Liz Cheney takes a final swipe at Trump after GOP defeat: "That was a path I could not" take

The right celebrates as the staunch conservative — and Trump critic — is ousted from Congress

By Sophia Tesfaye

Senior Politics Editor

Published August 16, 2022 10:58PM (EDT)

Rep. Liz Cheney (R-WY) (Chip Somodevilla/Getty Images)
Rep. Liz Cheney (R-WY) (Chip Somodevilla/Getty Images)

Rep. Liz Cheney quickly conceded her primary loss on Tuesday, explicitly acknowledging that the GOP voters of Wyoming rejected her — despite a staunchly conservative voting record as the third-highest ranking Republican in the House of Representatives — after publicly criticizing Donald Trump. 

"This primary election is over, but now, the real work begins."

Her defeat was expected, as was the celebration from nearly all of Republican media. Cheney sacrificed her political career when she didn't have to. 

"Two years ago, I won this primary with 73% of the vote. I could easily have done the same again," she told supporters on Tuesday. "The path was clear, but it would've required that I go along with President Trump's lie about the 2020 election… That was a path I could not and would not take."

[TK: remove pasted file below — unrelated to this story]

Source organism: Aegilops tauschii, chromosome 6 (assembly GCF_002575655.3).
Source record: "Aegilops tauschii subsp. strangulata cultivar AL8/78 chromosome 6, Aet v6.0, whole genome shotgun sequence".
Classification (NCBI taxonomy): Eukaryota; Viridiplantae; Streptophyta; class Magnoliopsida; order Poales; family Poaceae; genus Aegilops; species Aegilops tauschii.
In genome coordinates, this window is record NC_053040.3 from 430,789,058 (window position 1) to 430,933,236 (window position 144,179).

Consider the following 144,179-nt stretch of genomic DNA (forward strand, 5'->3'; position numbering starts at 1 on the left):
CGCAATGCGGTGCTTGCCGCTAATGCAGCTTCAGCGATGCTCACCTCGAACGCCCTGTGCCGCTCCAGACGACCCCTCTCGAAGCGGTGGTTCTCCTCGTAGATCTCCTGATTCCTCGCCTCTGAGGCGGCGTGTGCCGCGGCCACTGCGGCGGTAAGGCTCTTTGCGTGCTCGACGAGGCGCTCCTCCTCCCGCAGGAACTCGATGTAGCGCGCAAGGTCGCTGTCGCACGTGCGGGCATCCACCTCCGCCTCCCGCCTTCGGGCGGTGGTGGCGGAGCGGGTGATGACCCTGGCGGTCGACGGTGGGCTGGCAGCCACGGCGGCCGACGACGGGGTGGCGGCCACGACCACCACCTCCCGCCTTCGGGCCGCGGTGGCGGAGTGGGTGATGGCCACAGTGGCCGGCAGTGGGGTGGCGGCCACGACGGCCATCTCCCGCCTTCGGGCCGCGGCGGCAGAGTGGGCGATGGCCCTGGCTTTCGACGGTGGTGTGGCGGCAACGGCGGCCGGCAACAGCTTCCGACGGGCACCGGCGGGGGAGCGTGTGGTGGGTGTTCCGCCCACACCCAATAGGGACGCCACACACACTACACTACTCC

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The highest-ranking Republican to vote to impeach Trump over the Capitol riot, Cheney took a stand on principle, even as it left her in direct opposition to the driving principles of the overwhelmingly Republican electorate of her state. She represented Wyoming's only seat in the House. Three other House Republicans who voted to impeach Trump lost their primary bids against Trump-backed challengers in recent weeks. While four of the other six opted to retire. 

Even after Jan. 6, however, Cheney continued to stand in opposition to pro-democracy initiatives like the John Lewis Voting Rights Act, making clear that despite her repulsion to Trump, there is a direct connection between her voting record and the rise of Donald Trump.

Cheney lost to Harriet Hagemana Trump-endorsed lawyer who spent decades fighting federal rules protecting land, water and endangered species.

Trump's biggest boosters celebrated the news on Twitter. 

But other prominent Republicans, like Trump's former national security advisor and fellow neocon John Bolton, praised Cheney's bravery in defeat. 

By Sophia Tesfaye

Sophia Tesfaye is Salon's senior editor for news and politics, and resides in Washington, D.C. You can find her on Twitter at @SophiaTesfaye.

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Donald Trump Elections 2022 Gop Civil War Gop Primaries Jan. 6 Liz Cheney Trump's Big Lie Twitter Wyoming